from the send-in-the-clouds dept.
Hugh Pickens writes "There is a long article in the NYTimes, well worth reading, about the future of applications and where they will reside — on the Web or on the desktop. Google President Eric Schmidt thinks that 90 percent of computing will eventually reside in the Web-based 'cloud.' Microsoft faces a business quandary as it tries to link the Web to its existing desktop business — 'software plus Internet services,' in its formulation. 'Microsoft will embrace the Web while striving to maintain the revenue and profits from its desktop software businesses, the corporate gold mine, a smart strategy for now that may not be sustainable,' according to the article. Google faces competition from Microsoft and from other Web-based productivity software being offered by startups, and it is 'unclear at this point whether Google will be able to capitalize on the trends that it's accelerating.' David B. Yoffie, a professor at the Harvard Business School, says the Google model is to try to change all the rules. If Google succeeds, 'a lot of the value that Microsoft provides today is potentially obsolete.' Microsoft used to call this 'cutting off their air supply."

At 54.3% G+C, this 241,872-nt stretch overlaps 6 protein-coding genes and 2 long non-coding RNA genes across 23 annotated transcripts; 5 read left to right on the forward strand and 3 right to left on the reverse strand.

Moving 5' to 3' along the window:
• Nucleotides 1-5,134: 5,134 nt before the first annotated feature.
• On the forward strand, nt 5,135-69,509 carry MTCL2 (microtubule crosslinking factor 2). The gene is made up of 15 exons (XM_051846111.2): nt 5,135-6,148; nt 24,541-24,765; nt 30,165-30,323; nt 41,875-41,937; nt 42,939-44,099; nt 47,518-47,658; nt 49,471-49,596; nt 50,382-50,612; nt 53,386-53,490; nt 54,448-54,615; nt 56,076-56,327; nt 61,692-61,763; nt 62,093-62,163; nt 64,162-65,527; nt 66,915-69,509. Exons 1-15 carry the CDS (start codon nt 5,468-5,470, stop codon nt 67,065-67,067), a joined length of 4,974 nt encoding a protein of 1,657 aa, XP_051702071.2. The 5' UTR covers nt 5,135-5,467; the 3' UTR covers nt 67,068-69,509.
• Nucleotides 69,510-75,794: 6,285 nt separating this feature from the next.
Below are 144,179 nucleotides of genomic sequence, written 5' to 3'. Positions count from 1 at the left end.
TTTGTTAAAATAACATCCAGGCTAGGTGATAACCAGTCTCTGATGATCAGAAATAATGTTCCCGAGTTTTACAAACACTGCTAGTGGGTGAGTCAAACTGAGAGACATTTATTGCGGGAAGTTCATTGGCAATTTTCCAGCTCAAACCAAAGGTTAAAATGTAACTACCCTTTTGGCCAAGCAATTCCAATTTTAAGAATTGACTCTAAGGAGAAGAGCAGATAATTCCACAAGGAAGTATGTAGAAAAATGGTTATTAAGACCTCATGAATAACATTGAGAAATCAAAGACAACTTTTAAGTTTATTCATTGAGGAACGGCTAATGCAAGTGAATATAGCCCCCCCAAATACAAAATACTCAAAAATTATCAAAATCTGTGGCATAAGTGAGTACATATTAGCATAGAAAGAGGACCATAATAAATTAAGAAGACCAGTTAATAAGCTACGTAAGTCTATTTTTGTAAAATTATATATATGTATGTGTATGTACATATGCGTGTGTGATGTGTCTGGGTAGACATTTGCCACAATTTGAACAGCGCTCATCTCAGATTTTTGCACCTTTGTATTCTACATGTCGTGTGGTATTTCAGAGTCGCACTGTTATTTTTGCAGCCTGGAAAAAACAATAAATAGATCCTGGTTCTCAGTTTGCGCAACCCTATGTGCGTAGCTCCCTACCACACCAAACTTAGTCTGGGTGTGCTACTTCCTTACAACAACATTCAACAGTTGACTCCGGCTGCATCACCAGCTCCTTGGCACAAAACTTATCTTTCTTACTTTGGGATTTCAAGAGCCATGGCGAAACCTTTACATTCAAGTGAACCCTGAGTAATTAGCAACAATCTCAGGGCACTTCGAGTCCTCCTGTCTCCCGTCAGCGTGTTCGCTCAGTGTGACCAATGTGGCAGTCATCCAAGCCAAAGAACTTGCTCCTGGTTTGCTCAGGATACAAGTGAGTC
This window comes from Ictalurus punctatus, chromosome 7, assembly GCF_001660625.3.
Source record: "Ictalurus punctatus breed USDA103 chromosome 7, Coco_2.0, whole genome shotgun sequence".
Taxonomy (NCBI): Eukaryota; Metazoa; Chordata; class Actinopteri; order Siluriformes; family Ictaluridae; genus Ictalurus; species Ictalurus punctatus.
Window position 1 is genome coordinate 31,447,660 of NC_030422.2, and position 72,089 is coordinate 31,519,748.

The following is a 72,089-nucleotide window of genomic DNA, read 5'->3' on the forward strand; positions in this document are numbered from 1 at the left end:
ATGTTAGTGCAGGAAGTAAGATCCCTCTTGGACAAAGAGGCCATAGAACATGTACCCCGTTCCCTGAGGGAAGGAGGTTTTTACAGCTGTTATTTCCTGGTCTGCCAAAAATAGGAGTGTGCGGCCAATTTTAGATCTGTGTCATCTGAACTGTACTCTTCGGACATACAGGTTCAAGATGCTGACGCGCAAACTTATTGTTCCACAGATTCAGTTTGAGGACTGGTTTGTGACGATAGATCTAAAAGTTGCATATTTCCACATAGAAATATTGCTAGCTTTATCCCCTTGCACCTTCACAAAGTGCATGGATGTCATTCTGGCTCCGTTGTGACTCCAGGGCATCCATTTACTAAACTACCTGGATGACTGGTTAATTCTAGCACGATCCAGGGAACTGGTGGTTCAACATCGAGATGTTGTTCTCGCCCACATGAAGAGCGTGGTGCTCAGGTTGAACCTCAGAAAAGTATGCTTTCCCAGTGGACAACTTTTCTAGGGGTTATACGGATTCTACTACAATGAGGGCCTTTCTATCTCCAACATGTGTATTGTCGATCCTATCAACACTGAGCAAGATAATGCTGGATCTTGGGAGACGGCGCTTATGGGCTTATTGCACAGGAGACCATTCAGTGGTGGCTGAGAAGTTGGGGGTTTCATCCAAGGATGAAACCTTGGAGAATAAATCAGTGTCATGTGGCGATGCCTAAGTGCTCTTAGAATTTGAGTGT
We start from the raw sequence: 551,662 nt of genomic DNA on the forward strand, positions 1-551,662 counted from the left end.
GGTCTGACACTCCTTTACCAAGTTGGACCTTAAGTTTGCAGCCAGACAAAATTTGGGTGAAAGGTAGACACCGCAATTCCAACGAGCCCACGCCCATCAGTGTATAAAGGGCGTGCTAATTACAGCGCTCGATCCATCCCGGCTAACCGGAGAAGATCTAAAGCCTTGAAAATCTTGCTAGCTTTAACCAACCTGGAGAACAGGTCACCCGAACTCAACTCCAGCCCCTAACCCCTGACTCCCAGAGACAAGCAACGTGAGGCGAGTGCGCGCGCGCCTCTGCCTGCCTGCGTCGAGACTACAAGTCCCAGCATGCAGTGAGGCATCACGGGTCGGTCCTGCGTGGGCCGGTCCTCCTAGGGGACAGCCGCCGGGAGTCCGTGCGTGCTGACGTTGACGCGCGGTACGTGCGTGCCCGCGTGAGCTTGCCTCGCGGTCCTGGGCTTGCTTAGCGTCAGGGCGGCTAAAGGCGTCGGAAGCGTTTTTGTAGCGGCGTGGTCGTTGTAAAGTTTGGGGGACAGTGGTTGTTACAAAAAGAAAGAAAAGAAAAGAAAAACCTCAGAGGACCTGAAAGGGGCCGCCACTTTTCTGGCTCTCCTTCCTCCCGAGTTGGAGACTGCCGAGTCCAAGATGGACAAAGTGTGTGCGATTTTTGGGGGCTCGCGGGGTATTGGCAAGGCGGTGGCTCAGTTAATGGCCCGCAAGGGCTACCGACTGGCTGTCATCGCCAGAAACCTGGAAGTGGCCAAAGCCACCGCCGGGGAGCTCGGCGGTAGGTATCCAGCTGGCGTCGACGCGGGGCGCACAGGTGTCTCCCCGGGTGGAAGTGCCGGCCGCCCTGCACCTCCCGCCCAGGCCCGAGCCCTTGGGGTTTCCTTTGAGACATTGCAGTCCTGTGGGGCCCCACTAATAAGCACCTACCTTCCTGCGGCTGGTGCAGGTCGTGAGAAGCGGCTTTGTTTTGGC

If a 6600 used paper tape instead of core memory, it would use up tape
at about 30 miles/second.
-- Grishman, Assembly Language Programming